Rutgers Redefines Campus Dining with Stunning New Facility

Today’s college campus dining experience is a far cry from what it once was. Enter a dining hall and you’ll discover it feels less like a cafeteria and more like an upscale restaurant. But it’s not just about serving better food. It’s also about creating atmosphere, and that’s what Rutgers University set out to do when they built a new, 65,000 square foot dining commons on the school’s Livingston campus.

The new dining hall is part of an ongoing building program at Rutgers. A team from The Biber Partnership architectural firm (including Peter Biber, principal in charge; Lauren Mitchell, project manager, architect and Linda Patten, Director of Interiors) worked with Rutgers to ensure the facility would meet several important criteria:

  • The school has sustainability goals, and the use of no-VOC materials is especially important in a food service atmosphere.

  • The cafeteria needed to be both beautiful and functional. Rutgers wanted the “wow” factor, but they also needed to be sure the facility functioned well.

  • The dining hall is a high traffic area, which means durability and maintenance of materials are top priorities.

“We wanted the walls to have the warm, contemporary feel of copper,” explains Linda.

Naturally, there was also a budget to consider. Copper had the right look but was cost-prohibitive and difficult to maintain. Linda proposed an alternative:

Dimension Walls from MDC. The covering Linda selected has the kinetic look of copper without the expense. “It’s a strikingly beautiful, textured surface that’s surprisingly rugged and easily cleaned,” Linda says. “It was the ideal solution for Rutgers’ new dining hall walls.”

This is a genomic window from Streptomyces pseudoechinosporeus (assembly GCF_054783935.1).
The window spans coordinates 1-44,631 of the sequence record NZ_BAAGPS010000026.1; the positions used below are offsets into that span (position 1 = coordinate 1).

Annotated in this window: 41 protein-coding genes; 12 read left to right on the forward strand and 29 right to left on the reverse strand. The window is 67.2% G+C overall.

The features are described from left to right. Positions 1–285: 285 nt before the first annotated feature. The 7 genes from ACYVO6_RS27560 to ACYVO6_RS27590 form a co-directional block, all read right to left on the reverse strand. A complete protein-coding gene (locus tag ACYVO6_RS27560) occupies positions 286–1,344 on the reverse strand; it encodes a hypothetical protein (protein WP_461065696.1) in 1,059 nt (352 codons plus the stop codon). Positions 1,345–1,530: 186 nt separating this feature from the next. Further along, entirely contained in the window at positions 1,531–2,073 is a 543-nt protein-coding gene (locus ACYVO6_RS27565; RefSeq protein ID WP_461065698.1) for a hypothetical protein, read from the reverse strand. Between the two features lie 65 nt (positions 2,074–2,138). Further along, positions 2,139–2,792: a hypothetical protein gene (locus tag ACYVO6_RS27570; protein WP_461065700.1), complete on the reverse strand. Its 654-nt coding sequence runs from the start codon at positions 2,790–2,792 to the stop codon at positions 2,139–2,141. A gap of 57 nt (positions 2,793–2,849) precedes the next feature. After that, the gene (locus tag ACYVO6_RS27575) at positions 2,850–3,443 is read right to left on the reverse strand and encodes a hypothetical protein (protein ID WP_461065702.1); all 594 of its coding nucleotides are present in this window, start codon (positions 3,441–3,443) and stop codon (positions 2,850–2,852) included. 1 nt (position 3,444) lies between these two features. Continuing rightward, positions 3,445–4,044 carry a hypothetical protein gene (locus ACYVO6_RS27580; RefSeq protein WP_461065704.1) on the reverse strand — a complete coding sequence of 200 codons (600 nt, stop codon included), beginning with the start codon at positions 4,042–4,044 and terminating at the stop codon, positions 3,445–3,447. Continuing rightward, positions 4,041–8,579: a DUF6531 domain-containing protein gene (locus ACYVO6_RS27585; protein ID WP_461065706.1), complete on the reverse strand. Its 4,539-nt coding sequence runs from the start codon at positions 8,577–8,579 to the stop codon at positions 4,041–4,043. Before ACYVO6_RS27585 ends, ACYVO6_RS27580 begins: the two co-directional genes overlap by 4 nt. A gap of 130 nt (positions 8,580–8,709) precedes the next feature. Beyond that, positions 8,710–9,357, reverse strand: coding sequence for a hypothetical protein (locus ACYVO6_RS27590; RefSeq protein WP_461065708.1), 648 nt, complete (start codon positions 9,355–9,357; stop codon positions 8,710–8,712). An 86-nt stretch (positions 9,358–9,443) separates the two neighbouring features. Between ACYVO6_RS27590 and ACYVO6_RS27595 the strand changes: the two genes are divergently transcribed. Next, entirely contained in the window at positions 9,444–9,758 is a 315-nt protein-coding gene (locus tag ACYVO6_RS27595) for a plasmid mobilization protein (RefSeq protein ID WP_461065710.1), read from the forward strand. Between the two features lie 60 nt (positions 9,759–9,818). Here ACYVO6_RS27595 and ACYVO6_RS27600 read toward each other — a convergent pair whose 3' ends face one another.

The Dimension Walls material is durable enough to withstand food cart bumps, and it cleans with the wipe of a wet sponge. The Biber Partnership used the material in high traffic areas and behind the beverage counters of the dining hall. It’s also used on the dining hall columns, and the textured finish provides a nice contrast to the smooth maple and cherry wood, as well as the granite countertops.

The MDC representative arranged for an on-site mock-up of Dimension Walls prior to installation so that Rutgers was able to see first-hand how the product performs.

The new dining hall is part of Rutgers’ redevelopment of the Livingston Campus as an environmentally friendly center for business and professional studies.

“Through the work we do with Rutgers, our goal is always to try to create a sense of community,” Linda concludes. 


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